"Having outlets for creativity is incredibly important in healthcare settings. It can promote freedom of choice, give a voice to the voiceless, provide a source of pride, a means of self-exploration and expression and enhanced levels of connection to others and to the outside world. I have found that this is particularly relevant to people who are vulnerable due to social isolation and/or living with serious mental and physical health challenges."

“Beginning a creative activity, especially one that involves a new skill, takes courage,” she continues. “Witnessing people, often with very low confidence in themselves, surprise themselves at what they are capable of creating does wonders for their sense of wellbeing, confidence and sense of connection,
which are critical aspects of rehabilitation.”

AlexAllen_Ramp-3_Credit_Matthew_Barnes 2

Image: Alex Allen / Photography by Matthew Barnes

Outside the hospital, within the grounds of ELCH, another artist – Alex Allan – was commissioned with physical rehabilitation specifically in mind. Alex’s sculptural interventions invite people to navigate a series of  colourful structures, encouraging movement and therapeutic use of the outdoor space.

Speaking on Alex’s project, Arabella comments; “These participatory works show that art can have a really practical role to play in rehabilitating people mentally and physically. I think Alex’s project is probably quite unique in an arts and health context in providing physical objects to interact with and to support recovery.”
Advanced Physiotherapy Practitioner Guy Whitehead worked with Alex on the project and agrees that it’s been a popular addition to the hospital grounds. “From a physiotherapy perspective we’ve been delighted,” he says, “especially so with the ramp and steps Alex created for us on the paved area at the back of our department. It is both ideal functionally and infinitely more interesting than something ‘off the shelf’. Alex was super motivated to create installations that worked for us as therapists – allowing us to present appropriate challenges to our patients for balance or lower limb rehabilitation, or simply for exercise groups.”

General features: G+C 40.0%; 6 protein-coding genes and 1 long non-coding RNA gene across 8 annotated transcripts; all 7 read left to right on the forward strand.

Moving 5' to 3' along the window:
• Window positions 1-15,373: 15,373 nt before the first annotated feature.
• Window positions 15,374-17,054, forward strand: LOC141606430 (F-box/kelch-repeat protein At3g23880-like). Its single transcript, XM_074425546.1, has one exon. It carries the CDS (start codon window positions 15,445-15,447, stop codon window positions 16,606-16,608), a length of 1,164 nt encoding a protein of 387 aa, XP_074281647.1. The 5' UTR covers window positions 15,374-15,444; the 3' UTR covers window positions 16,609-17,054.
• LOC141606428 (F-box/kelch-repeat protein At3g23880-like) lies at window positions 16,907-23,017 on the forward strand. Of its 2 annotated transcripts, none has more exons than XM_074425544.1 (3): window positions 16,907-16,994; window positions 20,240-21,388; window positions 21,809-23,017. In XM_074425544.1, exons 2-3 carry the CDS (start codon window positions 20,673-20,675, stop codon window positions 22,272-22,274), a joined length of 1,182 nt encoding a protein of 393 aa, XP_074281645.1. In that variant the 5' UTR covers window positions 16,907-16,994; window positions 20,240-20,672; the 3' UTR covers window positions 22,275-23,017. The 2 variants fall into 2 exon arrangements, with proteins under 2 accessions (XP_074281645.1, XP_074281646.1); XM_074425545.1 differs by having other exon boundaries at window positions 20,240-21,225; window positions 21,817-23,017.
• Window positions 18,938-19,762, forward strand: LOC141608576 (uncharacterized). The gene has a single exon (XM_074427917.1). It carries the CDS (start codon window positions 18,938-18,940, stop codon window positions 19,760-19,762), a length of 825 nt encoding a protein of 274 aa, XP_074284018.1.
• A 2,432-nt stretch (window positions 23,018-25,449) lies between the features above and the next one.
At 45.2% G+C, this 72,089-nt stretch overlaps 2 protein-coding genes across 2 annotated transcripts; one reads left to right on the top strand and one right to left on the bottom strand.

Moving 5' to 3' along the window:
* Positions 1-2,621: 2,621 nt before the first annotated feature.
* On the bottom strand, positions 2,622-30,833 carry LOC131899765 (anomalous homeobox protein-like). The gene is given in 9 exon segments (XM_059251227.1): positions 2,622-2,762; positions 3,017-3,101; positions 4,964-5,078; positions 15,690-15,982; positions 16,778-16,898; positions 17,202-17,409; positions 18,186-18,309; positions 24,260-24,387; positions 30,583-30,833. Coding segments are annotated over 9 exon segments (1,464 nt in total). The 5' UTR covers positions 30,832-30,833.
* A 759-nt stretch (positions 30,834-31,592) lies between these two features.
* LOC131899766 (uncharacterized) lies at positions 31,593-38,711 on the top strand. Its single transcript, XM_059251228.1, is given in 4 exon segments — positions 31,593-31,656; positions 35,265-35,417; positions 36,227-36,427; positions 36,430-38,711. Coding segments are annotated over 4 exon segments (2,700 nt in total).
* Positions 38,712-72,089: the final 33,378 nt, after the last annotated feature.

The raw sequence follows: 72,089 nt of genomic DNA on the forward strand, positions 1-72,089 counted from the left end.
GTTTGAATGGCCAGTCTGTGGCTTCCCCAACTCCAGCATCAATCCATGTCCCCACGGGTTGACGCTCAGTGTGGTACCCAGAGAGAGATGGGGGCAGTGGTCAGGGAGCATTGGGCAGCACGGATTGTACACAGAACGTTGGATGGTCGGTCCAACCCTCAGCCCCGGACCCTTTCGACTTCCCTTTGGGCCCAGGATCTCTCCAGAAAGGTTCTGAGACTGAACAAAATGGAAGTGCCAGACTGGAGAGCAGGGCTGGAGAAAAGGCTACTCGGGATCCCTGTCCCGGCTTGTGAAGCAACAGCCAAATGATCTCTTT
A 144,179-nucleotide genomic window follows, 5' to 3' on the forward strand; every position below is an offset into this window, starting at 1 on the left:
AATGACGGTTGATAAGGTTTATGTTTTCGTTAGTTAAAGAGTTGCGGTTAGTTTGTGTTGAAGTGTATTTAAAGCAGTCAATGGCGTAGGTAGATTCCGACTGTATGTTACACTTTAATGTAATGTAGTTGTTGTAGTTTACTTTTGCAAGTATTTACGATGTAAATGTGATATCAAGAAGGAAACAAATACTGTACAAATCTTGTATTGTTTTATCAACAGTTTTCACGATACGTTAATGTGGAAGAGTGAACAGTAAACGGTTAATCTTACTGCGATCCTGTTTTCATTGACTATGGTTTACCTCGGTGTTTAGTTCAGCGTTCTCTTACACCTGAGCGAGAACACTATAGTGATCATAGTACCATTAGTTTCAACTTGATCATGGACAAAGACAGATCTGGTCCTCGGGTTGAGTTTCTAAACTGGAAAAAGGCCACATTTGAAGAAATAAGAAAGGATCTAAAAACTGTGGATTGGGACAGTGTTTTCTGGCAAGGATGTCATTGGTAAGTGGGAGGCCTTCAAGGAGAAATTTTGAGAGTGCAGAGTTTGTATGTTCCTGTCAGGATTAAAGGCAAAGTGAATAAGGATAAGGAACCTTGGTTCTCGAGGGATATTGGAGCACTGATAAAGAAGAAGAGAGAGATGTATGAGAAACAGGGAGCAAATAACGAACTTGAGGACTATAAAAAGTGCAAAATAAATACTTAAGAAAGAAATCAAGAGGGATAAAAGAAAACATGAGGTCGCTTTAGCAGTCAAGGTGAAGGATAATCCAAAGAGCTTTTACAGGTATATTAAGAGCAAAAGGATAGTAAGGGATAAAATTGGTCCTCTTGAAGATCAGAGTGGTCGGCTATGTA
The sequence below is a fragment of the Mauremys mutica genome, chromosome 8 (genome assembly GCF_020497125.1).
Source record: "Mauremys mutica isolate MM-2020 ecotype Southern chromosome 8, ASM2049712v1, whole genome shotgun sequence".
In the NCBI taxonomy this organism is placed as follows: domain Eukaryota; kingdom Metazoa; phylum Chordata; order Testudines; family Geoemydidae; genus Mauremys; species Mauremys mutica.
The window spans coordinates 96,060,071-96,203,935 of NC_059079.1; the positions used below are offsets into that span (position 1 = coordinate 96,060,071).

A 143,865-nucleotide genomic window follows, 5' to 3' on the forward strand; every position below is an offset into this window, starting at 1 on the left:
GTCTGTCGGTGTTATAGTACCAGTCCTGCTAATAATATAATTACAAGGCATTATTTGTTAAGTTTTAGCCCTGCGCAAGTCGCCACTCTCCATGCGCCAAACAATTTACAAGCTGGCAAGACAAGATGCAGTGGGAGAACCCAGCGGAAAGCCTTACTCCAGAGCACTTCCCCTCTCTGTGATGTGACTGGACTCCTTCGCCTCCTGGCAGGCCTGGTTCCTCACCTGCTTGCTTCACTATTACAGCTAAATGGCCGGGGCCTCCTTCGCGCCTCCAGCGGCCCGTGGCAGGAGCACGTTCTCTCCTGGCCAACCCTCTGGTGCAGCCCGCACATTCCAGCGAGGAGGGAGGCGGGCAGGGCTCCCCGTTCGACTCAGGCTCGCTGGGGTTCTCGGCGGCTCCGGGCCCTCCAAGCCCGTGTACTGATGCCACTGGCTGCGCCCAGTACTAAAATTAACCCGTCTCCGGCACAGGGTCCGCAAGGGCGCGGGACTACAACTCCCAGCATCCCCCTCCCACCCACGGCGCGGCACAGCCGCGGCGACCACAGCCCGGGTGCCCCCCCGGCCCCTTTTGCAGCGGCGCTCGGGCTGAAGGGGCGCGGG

In a similar manner to Fiona’s project, close collaboration with the hospital department was crucial to the effectiveness of Alex’s sculptures and working with Guy and the team, Alex was able to see directly how his art could be transformative to patients.

AlexAllen_Block 2-1_Credit_Matthew_Barnes

Image: Alex Allen / Photography by Matthew Barnes

Alex says: “I spent a lot of time on the ward with the physios, going through their daily routines and seeing people that maybe had just had strokes and were struggling to even just stand up.” Alex says. “It is an unbelievably therapeutic thing and not just inside hospitals. As we’ve found out through this project, getting people outdoors and having people prescribed exercise is extremely beneficial.”

"In this instance, art can play a direct role in rehabilitation as the pieces have been created by Alex to encourage people to interact with them physically,” Guy adds. “Working with Alex, he gained an insight into our rehab requirements for challenging lower limb strength and balance, and the need for whole body exercising – from cardiovascular to strengthening and stretching. We couldn’t have asked for more.”

Both Alex and Fiona’s projects emphasise how art and craft can be embraced in healthcare environments in completely different ways, while still yielding rewarding results for staff and patients alike.

Such collaborations between medical teams and artists, as exhibited in the wider ELCH strategy, offer sound evidence for the future transformation of health services, particularly when considering both healing and rehabilitation.


>>> You can also download a PDF version of this case study


The Art Strategy for the Edinburgh Haematology Centre and East Lothian Community Hospital were delivered by Round Table Projects for NHS Lothian Charity’s Tonic Arts Programme. Promotion in partnership with Craft Scotland.

For full media release, images and interview requests please contact Owen O’Leary, Oh Really PR via email owen@ohreally.co.uk.  


Materials Ceramics